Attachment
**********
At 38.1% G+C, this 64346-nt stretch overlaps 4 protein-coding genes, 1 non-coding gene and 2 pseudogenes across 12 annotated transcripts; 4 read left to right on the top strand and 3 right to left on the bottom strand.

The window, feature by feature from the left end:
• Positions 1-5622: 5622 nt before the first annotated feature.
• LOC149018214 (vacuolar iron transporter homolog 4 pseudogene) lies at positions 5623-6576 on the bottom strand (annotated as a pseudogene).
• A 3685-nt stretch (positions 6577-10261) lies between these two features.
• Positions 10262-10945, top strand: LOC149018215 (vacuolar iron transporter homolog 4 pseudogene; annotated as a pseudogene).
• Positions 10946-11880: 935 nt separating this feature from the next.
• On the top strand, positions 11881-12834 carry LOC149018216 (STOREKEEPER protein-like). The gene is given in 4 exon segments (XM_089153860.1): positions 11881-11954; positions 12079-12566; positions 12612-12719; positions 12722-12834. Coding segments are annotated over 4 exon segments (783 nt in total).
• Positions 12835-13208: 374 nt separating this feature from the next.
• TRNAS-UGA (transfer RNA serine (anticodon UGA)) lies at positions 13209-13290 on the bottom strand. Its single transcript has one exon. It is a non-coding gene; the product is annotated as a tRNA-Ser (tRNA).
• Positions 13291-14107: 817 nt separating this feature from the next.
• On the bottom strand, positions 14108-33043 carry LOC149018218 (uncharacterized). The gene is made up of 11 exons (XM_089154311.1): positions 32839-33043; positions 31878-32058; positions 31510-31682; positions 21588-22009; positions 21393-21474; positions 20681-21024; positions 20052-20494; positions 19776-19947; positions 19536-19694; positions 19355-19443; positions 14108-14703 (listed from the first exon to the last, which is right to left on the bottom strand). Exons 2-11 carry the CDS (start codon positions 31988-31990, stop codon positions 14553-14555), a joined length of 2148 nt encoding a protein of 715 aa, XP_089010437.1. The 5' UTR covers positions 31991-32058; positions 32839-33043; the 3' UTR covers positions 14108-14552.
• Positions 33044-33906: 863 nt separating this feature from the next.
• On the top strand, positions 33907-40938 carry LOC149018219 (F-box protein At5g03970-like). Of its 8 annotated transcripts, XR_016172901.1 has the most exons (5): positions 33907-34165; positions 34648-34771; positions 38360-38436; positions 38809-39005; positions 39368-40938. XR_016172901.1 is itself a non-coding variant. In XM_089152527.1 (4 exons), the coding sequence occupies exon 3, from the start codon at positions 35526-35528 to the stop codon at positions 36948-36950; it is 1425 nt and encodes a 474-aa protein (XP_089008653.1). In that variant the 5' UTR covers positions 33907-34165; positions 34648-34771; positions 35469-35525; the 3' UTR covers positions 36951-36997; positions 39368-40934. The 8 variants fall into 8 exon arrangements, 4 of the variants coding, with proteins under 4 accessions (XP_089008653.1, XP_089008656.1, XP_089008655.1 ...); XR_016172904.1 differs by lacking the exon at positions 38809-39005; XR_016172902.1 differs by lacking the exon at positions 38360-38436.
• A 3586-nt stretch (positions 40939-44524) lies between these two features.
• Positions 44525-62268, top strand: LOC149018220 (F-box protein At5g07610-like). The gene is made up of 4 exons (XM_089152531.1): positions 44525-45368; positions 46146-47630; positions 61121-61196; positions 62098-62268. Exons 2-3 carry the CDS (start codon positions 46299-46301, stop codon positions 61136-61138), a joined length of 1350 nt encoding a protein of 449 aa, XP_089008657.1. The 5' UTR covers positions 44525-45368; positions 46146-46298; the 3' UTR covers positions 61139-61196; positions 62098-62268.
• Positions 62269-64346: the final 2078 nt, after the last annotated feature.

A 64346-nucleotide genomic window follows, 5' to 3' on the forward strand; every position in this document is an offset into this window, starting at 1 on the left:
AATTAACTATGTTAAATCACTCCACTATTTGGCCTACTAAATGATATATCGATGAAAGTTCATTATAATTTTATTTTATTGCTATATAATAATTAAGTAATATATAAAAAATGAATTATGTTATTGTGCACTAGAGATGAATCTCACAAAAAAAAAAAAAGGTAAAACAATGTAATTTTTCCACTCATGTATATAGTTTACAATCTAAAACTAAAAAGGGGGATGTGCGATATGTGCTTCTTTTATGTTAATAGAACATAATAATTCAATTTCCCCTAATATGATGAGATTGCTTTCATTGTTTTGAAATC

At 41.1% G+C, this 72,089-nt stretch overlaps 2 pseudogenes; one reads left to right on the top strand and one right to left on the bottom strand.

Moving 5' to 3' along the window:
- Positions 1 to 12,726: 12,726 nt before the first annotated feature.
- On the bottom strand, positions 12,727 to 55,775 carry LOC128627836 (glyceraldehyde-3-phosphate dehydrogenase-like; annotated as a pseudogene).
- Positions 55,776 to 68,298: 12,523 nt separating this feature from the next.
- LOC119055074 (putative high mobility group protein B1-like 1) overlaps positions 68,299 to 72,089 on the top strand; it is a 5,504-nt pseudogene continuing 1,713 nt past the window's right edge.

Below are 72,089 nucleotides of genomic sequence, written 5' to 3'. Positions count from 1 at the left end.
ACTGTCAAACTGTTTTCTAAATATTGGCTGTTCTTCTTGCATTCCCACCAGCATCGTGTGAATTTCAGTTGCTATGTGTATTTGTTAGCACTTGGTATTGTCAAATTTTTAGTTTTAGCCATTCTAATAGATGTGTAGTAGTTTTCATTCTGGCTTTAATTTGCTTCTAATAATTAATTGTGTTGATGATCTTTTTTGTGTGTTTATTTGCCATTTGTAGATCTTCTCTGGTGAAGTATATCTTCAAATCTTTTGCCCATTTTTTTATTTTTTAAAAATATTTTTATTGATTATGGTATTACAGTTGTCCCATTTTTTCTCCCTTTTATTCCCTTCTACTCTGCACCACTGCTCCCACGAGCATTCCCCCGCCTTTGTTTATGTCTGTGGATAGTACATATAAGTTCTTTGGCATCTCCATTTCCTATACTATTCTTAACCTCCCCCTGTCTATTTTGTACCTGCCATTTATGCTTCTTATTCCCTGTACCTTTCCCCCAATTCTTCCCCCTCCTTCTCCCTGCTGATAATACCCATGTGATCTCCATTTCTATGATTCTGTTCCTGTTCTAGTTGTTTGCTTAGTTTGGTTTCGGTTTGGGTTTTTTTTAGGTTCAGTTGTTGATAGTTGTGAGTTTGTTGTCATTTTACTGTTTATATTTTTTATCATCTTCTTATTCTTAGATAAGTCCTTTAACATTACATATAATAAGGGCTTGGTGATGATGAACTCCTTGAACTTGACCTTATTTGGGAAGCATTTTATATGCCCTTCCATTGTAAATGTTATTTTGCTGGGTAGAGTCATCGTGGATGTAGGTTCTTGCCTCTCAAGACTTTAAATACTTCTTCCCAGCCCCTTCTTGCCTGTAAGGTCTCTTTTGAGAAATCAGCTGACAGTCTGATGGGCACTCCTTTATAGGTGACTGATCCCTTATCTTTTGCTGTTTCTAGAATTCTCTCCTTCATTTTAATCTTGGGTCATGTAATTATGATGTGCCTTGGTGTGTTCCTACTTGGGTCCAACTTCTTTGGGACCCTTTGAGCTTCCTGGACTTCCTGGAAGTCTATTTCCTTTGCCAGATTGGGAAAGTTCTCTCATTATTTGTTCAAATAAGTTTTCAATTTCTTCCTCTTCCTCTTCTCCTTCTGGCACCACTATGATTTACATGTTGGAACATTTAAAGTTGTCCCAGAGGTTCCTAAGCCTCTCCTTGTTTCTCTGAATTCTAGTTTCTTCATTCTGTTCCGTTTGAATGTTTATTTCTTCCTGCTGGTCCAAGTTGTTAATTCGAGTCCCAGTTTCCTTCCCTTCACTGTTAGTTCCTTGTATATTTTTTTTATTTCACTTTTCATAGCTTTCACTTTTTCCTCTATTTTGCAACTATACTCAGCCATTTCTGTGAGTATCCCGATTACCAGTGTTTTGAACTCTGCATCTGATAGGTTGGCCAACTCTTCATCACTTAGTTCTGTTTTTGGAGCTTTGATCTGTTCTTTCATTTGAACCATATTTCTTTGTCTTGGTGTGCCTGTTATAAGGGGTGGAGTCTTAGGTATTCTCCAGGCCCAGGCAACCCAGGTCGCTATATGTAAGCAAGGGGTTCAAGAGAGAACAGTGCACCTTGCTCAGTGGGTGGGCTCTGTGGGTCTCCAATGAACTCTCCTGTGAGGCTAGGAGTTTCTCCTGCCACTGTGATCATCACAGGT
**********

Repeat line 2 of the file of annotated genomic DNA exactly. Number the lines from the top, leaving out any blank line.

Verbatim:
The window, feature by feature from the left end: